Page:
Many times I have stumbled upon listings of old Weil bottles on eBay when I search for vintage perfumes. I notice that no one talks about them on forums and groups, so I guess they have been completely forgotten. I have also deduced that they are not really unique/well-loved perfumes, otherwise why there is no mentioning of them anywhere? (Please correct me if you are a fan of Weil.)
I first learned about Antilope (1946) in Barbara Herman’s book on vintage perfumes. As some of you already know, I am starting my own line of perfumes and all the perfumes will be named after an animal. I was a bit dismayed to find out Weil had named their perfume Antilope decades ago, but I wasn’t surprised either – I admit that not many ideas are brand new.
There is a perfume shop that I visit almost every week, and I am surprised that I still find perfumes that I don’t realize exist in the shop before. This time it was a bunch of Antilopes sitting on the floor. The sales person told me that they were already there when she started her job here years ago, and they would never go away. She sprayed it on a test strip with a bonus “yuck” expression. I could tell the juice had turned bad – no way it smelled so wrong. However, I believed the ones in the unopened boxes were still good, so I bought one for twenty bucks.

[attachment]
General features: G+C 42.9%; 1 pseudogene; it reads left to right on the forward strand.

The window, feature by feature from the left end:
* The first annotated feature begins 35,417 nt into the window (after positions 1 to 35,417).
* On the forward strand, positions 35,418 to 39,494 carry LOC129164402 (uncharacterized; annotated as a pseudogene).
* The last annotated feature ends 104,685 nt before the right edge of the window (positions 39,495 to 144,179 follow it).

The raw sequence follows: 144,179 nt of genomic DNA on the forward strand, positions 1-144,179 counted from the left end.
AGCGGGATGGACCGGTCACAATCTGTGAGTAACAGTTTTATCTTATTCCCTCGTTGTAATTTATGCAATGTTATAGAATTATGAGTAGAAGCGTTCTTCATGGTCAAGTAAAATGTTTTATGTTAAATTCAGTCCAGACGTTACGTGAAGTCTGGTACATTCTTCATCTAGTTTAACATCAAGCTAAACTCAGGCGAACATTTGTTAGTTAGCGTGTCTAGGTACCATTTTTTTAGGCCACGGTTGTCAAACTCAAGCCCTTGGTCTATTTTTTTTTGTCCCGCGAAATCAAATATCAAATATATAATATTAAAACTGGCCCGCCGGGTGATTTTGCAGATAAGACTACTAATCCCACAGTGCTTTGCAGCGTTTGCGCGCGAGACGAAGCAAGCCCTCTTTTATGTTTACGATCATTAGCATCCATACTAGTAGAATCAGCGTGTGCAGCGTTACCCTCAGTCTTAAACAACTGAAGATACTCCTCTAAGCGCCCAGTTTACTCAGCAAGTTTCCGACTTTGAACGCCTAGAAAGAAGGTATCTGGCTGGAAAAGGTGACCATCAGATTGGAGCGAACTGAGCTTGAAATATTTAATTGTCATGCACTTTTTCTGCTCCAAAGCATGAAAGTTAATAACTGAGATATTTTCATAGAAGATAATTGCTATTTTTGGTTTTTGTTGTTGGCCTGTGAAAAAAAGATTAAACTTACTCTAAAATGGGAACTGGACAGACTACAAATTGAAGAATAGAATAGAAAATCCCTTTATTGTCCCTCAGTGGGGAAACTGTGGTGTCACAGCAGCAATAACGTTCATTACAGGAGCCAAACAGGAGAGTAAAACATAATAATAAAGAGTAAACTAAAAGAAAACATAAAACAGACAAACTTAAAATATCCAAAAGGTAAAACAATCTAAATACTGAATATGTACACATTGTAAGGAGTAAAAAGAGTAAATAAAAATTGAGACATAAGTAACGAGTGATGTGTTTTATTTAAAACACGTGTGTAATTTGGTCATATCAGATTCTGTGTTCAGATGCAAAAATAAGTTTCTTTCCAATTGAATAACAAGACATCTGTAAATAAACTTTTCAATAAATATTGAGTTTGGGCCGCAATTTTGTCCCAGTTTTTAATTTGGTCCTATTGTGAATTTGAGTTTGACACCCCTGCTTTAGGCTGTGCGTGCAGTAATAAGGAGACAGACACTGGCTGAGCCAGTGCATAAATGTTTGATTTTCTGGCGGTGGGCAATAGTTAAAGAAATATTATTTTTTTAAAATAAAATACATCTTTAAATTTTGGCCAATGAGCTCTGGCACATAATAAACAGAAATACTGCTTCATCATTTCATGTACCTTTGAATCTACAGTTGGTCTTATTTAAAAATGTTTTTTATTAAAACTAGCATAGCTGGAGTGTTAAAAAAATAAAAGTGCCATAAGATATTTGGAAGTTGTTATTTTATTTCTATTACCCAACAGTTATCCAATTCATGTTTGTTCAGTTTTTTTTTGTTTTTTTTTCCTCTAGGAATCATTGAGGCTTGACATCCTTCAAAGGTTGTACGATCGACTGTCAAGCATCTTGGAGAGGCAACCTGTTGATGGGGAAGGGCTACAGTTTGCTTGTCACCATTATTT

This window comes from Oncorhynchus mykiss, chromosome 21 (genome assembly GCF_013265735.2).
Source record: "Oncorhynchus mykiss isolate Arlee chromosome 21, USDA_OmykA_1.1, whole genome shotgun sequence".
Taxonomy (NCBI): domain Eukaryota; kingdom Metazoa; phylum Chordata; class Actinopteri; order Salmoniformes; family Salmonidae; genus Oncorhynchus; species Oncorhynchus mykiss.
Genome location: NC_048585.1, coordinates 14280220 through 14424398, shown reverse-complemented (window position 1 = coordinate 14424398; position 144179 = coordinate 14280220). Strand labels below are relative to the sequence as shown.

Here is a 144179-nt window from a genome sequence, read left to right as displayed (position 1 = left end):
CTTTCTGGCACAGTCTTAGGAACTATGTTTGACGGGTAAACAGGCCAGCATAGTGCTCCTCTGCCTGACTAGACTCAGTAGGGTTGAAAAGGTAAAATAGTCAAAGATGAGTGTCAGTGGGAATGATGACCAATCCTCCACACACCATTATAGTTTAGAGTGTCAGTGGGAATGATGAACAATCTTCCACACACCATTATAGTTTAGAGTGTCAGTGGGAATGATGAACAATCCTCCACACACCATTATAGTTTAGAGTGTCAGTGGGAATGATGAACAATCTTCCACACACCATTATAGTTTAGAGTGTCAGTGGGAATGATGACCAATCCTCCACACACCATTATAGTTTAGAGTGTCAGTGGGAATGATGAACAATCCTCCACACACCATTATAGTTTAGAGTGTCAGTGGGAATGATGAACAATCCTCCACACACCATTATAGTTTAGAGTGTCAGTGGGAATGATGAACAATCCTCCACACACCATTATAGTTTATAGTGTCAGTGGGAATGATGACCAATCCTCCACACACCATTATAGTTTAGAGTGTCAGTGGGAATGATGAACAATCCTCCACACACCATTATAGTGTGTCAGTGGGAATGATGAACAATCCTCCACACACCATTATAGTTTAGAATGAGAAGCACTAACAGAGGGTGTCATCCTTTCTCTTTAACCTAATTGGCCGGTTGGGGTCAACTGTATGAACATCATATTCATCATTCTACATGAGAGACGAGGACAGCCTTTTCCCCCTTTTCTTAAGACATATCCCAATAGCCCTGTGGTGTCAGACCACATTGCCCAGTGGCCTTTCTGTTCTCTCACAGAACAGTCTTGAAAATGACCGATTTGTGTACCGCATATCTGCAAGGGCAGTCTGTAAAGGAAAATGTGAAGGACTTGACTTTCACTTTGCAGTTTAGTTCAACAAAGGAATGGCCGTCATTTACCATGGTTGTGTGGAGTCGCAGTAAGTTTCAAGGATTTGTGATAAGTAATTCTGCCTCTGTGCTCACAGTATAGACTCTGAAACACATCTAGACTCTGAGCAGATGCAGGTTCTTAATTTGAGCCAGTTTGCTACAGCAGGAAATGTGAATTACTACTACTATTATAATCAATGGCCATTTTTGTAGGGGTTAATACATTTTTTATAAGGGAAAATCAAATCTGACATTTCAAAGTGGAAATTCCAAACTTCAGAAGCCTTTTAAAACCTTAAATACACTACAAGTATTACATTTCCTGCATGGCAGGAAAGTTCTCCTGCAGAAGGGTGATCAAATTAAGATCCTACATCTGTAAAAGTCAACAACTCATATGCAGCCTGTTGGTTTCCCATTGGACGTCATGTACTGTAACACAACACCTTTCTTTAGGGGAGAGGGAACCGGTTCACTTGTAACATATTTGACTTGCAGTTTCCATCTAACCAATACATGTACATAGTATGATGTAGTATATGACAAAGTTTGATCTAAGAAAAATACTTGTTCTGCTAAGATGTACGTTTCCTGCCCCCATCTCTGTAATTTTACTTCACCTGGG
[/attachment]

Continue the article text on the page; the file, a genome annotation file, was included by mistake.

The perfume has not gone bad, although it smells very very light (it’s an Eau de Cologne). I really wanted to know how Weil interpreted an antelope through a perfume. Well, all I can say is that it smells decent and typical of the perfumes of its time – aldehyde, florals such as jasmine and rose, a little bit of woodiness via cedar woods and some light musks and leather. Ask anyone, I don’t think she can see an agile antelope running in the plains of Africa after smelling it. Remember, it’s a perfume for women in the 40s. This makes me feel a bit relieved, for the niche perfumes of nowadays are much more creative, challenging and fun.